What happens when a city's media are subjected to wave after wave of staffing and budget cuts? One consequence is that even obvious, important and interesting stories fall through the cracks.
Exhibit one is the almost total failure of local media to notice that William Cronon, a UW-Madison professor of history, geography and environmental studies, has a standout role in all six episodes of Ken Burns' stunning series The National Parks:America's Best Idea. Wisconsin State Journal reporter Deborah Ziff wrote a two-sentence mention in a digest column. Other than that, a search of local news archives, even those of the campus papers, comes up empty.
Cronon, who last week wowed a much smaller audience (8,000 people) with his no-notes introduction to Michael Pollan at the Kohl Center, was to this series what Shelby Foote was to Burns' series on the Civil War authoritative, incisive, at times poetic. Here's an example:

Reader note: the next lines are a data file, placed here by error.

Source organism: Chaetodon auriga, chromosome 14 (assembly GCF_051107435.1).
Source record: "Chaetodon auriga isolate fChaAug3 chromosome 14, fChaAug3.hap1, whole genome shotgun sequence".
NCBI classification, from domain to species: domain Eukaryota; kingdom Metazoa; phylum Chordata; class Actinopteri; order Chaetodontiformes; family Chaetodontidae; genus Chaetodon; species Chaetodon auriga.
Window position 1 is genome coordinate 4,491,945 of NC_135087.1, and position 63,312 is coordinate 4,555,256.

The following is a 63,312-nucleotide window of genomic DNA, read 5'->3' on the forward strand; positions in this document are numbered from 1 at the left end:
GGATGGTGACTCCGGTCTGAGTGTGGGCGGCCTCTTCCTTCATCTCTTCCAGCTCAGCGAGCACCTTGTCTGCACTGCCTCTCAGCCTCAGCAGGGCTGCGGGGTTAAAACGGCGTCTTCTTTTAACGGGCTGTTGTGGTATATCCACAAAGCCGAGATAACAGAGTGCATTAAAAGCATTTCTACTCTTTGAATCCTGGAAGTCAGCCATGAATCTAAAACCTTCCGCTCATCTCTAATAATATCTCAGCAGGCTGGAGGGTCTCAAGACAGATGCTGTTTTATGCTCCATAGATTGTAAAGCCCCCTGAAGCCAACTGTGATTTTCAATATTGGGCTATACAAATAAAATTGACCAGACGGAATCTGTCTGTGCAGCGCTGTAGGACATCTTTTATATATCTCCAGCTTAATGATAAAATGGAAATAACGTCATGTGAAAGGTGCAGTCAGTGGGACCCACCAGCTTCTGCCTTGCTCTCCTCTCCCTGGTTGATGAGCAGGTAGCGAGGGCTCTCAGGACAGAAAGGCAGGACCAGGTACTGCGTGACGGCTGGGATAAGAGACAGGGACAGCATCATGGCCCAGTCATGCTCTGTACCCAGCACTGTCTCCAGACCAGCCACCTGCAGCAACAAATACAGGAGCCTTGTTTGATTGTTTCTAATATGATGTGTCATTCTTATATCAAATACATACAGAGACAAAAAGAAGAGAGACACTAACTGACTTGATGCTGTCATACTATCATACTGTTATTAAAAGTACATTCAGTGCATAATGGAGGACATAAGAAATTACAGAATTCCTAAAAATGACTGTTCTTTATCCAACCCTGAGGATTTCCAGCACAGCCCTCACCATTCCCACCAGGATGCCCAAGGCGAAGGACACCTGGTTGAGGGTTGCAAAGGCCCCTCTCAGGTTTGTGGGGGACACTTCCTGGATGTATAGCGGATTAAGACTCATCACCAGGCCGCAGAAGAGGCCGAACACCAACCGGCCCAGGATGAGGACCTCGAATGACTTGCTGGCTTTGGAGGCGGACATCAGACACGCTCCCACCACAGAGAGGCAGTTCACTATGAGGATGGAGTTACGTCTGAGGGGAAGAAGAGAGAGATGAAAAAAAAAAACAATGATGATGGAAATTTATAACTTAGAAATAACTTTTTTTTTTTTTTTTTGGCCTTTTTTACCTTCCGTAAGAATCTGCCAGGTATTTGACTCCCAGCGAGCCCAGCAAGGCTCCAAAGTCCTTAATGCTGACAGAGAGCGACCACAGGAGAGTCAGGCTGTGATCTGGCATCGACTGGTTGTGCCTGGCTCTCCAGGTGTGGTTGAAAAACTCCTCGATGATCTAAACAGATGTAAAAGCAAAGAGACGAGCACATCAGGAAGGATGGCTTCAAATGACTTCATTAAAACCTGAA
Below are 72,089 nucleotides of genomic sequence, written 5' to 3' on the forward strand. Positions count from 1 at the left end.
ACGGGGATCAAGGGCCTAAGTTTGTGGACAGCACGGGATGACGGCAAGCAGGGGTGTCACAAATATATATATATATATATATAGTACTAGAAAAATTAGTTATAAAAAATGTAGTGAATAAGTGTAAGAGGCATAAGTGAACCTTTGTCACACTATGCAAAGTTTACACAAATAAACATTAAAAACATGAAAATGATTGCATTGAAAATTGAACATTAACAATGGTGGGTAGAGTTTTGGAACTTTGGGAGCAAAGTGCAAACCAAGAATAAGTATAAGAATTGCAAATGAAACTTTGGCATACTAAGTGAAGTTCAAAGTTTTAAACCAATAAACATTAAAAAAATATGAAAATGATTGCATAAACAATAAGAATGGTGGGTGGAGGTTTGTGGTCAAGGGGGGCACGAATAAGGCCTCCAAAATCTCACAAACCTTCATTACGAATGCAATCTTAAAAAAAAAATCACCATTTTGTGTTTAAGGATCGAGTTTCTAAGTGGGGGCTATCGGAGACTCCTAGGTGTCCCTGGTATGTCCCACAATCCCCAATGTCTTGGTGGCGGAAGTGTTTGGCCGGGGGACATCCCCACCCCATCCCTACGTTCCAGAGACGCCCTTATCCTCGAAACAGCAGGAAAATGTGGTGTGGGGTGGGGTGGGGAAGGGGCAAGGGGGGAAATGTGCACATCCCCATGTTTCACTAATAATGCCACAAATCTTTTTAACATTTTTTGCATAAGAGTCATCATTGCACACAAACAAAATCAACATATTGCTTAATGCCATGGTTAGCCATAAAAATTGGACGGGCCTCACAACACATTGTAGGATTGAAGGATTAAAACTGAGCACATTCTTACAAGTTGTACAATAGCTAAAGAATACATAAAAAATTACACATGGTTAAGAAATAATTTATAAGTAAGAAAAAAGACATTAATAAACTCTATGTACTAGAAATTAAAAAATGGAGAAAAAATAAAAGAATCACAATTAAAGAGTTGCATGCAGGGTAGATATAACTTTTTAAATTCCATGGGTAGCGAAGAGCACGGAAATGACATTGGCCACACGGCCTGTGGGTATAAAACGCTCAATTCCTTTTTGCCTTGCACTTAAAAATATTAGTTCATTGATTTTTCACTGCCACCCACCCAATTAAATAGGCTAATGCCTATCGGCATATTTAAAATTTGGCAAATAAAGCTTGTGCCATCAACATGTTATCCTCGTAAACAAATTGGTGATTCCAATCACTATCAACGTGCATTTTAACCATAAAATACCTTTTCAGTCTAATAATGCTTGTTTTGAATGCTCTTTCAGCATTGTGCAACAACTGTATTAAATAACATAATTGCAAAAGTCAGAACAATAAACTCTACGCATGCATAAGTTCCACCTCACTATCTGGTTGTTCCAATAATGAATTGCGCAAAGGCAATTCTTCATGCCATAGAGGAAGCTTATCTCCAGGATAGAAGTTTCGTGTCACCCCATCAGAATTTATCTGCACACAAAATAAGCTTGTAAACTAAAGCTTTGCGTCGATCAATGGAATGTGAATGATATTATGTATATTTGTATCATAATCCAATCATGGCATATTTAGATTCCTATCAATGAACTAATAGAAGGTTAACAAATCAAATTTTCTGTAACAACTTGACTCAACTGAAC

"When you ask, well, what is coherent about a system that contains natural wonders and birthplaces of famous people, I think the answer you come to is that they're all finally about a vision of where the United States comes from. We come from nature, but we also come from our own past. And so the interpretation of nature and history together is not a distraction of the parks space, it is the very core of the enterprise."
Cronon says he's gotten emails from people all over the country, many of them complete strangers, thanking him for his contributions to the series. "I'm proud to have a small role in a series that is focusing so much public attention on a topic the national parks and more broadly our national landscape and its importance to all Americans to which I've devoted my whole life."
The son of David Cronon, the famed history professor and dean, Bill Cronon is the author of two classic books, Changes in the Land (1983) and Nature's Metropolis (1991) and is working on a new tome about the evolving relationship between environmental history and environmentalism. A few years back, apparently in his spare time, he headed the committee that established the UW's Lakeshore Nature Preserve.
If the national parks are America's treasures, he's one of Madison's.